The two partial GRNs previously presented are practical RBN models of dynamical regulatory interaction networks as they are small enough to study exhaustively all possible states of the system. Therefore, we can fully define the update functions for each node and every possible input combination. Yet, in these particular cases, we have nothing to compare these functions against. In order to validate ADA update functions, we used another regulatory network presented in .
In this work, Li et al. define a dynamic Boolean model of plant guard cell abscisic acid (ABA) signaling. This hormone allows plants to adjust water conservation within the organism. In the original model presented, the regulatory network is made of 42 cellular components. For each of these components, in addition to their connections, the authors defined the Boolean function that decides the state of each component at the next time-step. This new information can help us assess the validity of the ADA update function.
ABA Network Reduction.
Another helpful feature of the ABA regulation network is that 4 of the components have a predefined Boolean value and those do not have an update function attached to them. This allows us to replace these constant components (i.e. that are assigned a Boolean value) in the update function of the 38 remaining ones, and then to replace some more that become constant. For example:
becomes after simplification:
Following this logic, the fully simplified ABA network becomes:
This new simplified network is reduced to only 13 components and it is therefore possible to enumerate all possible states.
Determining the ADA model's regime.
In order to determine the regime in which the ABA model evolves, we used the Derrida plots, shown in Figure 8. The criticality distance is not as useful in this instance, as there is no comparison to be made.
Figure 8. Regime of the ABA model.
Derrida plot of the simplified ABA model with the original real-life update functions.doi:10.1371/journal.pone.0025110.g008
The Derrida plot of the ABA model with real-life update functions depicted in Figure 8 clearly shows that the system evolves near the critical regime. Therefore, we use the Derrida plots and criticality distance to determine the critical values of RUF, respectively for ADA, when each of these function families is substituted in the simplified ABA model. In the case of RUF, we average out the results over 100 sets of different update functions. Derrida plots for ABA system with ADA update over the full scope of values together with the corresponding evolution of the criticality distance are shown in Figures 9(a) and 9(b). The plot for RUFs over the same range of values is depicted in Figures 9(c) and 9(d).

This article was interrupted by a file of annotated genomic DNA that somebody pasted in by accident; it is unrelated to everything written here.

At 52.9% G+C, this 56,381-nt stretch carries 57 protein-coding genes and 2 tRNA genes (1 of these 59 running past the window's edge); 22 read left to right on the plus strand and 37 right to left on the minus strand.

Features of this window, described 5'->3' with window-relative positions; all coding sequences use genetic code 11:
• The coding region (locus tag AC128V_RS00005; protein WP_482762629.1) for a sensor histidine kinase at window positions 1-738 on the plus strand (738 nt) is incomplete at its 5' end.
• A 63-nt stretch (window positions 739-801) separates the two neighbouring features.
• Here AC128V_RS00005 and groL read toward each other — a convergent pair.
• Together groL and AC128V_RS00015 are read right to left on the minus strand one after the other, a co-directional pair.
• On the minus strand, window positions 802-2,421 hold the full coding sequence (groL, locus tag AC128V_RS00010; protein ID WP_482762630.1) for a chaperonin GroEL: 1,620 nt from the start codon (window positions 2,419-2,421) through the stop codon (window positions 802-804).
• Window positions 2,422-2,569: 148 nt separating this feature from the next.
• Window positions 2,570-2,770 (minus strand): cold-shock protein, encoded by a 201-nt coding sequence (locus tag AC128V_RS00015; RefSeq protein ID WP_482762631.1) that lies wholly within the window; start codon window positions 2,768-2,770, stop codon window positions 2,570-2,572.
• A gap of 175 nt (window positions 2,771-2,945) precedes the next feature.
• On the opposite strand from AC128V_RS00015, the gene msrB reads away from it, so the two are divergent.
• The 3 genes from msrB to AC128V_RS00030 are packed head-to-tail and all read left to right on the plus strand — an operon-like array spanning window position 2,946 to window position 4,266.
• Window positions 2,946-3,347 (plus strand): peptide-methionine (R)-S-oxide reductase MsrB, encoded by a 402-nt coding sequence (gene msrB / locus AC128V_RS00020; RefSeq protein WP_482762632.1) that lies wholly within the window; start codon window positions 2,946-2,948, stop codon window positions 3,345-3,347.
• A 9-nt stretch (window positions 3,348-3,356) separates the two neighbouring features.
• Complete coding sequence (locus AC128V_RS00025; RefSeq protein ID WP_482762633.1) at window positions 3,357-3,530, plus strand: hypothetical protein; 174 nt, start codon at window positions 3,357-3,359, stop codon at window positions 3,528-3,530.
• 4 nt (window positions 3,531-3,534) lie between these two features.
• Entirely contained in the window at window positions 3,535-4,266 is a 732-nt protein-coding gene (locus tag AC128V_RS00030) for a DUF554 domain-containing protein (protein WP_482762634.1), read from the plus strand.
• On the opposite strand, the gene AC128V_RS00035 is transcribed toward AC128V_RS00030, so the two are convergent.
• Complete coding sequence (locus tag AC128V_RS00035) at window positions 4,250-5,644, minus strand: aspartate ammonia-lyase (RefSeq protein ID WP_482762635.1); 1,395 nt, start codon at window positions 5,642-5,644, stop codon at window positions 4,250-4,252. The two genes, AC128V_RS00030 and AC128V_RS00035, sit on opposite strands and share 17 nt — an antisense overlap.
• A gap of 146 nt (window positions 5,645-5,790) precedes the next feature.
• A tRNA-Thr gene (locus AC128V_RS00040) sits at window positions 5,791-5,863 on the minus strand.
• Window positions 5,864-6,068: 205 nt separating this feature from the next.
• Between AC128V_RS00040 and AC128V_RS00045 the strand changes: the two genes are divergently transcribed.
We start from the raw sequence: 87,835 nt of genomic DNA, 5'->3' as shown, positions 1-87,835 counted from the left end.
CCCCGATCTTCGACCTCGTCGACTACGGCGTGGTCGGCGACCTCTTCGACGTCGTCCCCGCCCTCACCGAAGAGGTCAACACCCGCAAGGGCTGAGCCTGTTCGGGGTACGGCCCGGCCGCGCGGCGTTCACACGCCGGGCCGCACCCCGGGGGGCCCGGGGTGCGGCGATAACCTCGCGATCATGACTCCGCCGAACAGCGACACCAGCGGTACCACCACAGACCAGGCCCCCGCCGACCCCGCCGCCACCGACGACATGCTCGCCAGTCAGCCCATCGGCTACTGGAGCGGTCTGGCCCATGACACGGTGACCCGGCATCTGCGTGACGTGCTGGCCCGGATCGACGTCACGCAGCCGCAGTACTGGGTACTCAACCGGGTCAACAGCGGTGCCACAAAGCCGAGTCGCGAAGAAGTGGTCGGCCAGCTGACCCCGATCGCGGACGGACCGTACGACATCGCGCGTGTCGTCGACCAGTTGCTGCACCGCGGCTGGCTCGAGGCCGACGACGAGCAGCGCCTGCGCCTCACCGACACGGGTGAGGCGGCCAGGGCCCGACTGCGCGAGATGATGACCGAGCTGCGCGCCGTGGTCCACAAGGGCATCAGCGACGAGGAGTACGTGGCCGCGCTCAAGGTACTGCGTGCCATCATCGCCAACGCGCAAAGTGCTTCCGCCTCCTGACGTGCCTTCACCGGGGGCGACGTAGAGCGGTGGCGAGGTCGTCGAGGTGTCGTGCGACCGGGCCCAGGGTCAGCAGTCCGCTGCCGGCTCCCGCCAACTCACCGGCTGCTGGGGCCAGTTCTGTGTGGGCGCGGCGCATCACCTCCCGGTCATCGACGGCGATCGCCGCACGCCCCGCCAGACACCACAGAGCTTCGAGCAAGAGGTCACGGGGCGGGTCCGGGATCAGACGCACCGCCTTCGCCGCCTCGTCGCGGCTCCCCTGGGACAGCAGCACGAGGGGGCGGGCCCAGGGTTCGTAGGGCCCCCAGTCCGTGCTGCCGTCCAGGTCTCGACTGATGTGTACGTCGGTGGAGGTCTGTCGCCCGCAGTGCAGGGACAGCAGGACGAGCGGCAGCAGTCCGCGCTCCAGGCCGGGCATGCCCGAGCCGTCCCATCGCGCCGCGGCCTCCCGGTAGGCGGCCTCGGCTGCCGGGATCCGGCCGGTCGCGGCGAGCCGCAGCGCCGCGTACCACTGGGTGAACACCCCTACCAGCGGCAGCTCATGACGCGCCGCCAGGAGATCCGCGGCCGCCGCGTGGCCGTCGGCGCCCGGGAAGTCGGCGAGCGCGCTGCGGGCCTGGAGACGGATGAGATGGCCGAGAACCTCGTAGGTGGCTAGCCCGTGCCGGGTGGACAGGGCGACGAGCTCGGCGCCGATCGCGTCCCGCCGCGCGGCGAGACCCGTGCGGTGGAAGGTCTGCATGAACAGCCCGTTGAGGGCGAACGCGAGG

Figure 9. Critical threshold and gene expression probability.
Derrida plots (a)(c) and criticality distance vs. the threshold (b), respectively gene expression probability (d). The upper row (a)(b) shows the ABA system where the original rules have been replaced by ADA update function. In the lower row (c)(d), rules have been replaced by RUF and results are averaged over 100 random rules sets.doi:10.1371/journal.pone.0025110.g009
From the analysis of the figures above, we observe that in the case of ADA (Figure 8(b)), there are only two values of the criticality distance, one for and a larger one for . The first one is the closest to the original ABA model critical regime when . Arguably, there is very little difference in the system's dynamical behavior as changes. This is due to the fact that 11 out of the 13 genes in the ABA model have a single input upstream gene. The system is close to critical for any value of (see Derrida plot in Figure 9(a)) and therefore rather insensitive to the parameter .
In the case of RUF (Figures 9(c) and 9(d)), the closest gene expression value to the regime of interest is .
Comparing ADA, RUF and real-life functions.
Using the ABA network described above, we have fully defined each node's lookup table according to its real-life function. Subsequently, we have replaced the original update functions of each node with ADA functions and to define the new lookup tables. This allows us to compare in a very straight forward manner how close ADA is to this specific case real-life activations. In addition, we have also replaced the set of node functions by a sample of RUFs and , and averaged out the results. In order to keep the measurements simple, we have computed the normalized Hamming distance between the real-life ABA function and ADA, or respectively RUF. Each node's lookup table size is , where is the node's incoming degree. Therefore, the added size of all nodes lookup tables is .